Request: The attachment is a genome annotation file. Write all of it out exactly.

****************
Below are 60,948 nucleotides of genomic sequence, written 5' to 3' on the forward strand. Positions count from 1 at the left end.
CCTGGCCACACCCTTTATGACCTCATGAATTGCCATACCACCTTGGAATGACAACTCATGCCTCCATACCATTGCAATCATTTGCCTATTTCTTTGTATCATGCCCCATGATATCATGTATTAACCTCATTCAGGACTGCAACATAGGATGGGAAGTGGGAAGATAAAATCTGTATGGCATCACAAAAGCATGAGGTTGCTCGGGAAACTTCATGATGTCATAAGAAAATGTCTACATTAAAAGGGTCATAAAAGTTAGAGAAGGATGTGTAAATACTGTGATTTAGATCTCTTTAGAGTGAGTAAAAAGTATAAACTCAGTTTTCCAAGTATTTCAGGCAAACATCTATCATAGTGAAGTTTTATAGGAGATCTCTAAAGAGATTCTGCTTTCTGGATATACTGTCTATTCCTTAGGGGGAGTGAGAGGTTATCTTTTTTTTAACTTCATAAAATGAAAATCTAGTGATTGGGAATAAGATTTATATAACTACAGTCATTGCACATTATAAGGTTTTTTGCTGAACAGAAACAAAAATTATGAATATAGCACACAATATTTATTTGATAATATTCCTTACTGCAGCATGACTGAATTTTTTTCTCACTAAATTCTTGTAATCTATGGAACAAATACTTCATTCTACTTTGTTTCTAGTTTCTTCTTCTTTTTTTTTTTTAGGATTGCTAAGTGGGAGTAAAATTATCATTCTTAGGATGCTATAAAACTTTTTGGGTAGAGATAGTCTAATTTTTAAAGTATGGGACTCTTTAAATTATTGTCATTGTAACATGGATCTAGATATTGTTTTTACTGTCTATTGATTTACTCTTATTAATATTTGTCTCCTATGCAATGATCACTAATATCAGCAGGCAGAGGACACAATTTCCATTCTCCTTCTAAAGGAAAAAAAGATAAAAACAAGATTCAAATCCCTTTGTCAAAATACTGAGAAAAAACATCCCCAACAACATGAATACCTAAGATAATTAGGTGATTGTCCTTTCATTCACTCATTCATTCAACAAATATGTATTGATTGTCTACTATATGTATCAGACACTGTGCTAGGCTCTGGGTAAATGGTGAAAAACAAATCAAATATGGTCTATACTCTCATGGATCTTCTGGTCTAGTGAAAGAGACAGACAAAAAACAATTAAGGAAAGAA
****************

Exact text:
Below are 60,948 nucleotides of genomic sequence, written 5' to 3' on the forward strand. Positions count from 1 at the left end.
CCTGGCCACACCCTTTATGACCTCATGAATTGCCATACCACCTTGGAATGACAACTCATGCCTCCATACCATTGCAATCATTTGCCTATTTCTTTGTATCATGCCCCATGATATCATGTATTAACCTCATTCAGGACTGCAACATAGGATGGGAAGTGGGAAGATAAAATCTGTATGGCATCACAAAAGCATGAGGTTGCTCGGGAAACTTCATGATGTCATAAGAAAATGTCTACATTAAAAGGGTCATAAAAGTTAGAGAAGGATGTGTAAATACTGTGATTTAGATCTCTTTAGAGTGAGTAAAAAGTATAAACTCAGTTTTCCAAGTATTTCAGGCAAACATCTATCATAGTGAAGTTTTATAGGAGATCTCTAAAGAGATTCTGCTTTCTGGATATACTGTCTATTCCTTAGGGGGAGTGAGAGGTTATCTTTTTTTTAACTTCATAAAATGAAAATCTAGTGATTGGGAATAAGATTTATATAACTACAGTCATTGCACATTATAAGGTTTTTTGCTGAACAGAAACAAAAATTATGAATATAGCACACAATATTTATTTGATAATATTCCTTACTGCAGCATGACTGAATTTTTTTCTCACTAAATTCTTGTAATCTATGGAACAAATACTTCATTCTACTTTGTTTCTAGTTTCTTCTTCTTTTTTTTTTTTAGGATTGCTAAGTGGGAGTAAAATTATCATTCTTAGGATGCTATAAAACTTTTTGGGTAGAGATAGTCTAATTTTTAAAGTATGGGACTCTTTAAATTATTGTCATTGTAACATGGATCTAGATATTGTTTTTACTGTCTATTGATTTACTCTTATTAATATTTGTCTCCTATGCAATGATCACTAATATCAGCAGGCAGAGGACACAATTTCCATTCTCCTTCTAAAGGAAAAAAAGATAAAAACAAGATTCAAATCCCTTTGTCAAAATACTGAGAAAAAACATCCCCAACAACATGAATACCTAAGATAATTAGGTGATTGTCCTTTCATTCACTCATTCATTCAACAAATATGTATTGATTGTCTACTATATGTATCAGACACTGTGCTAGGCTCTGGGTAAATGGTGAAAAACAAATCAAATATGGTCTATACTCTCATGGATCTTCTGGTCTAGTGAAAGAGACAGACAAAAAACAATTAAGGAAAGAA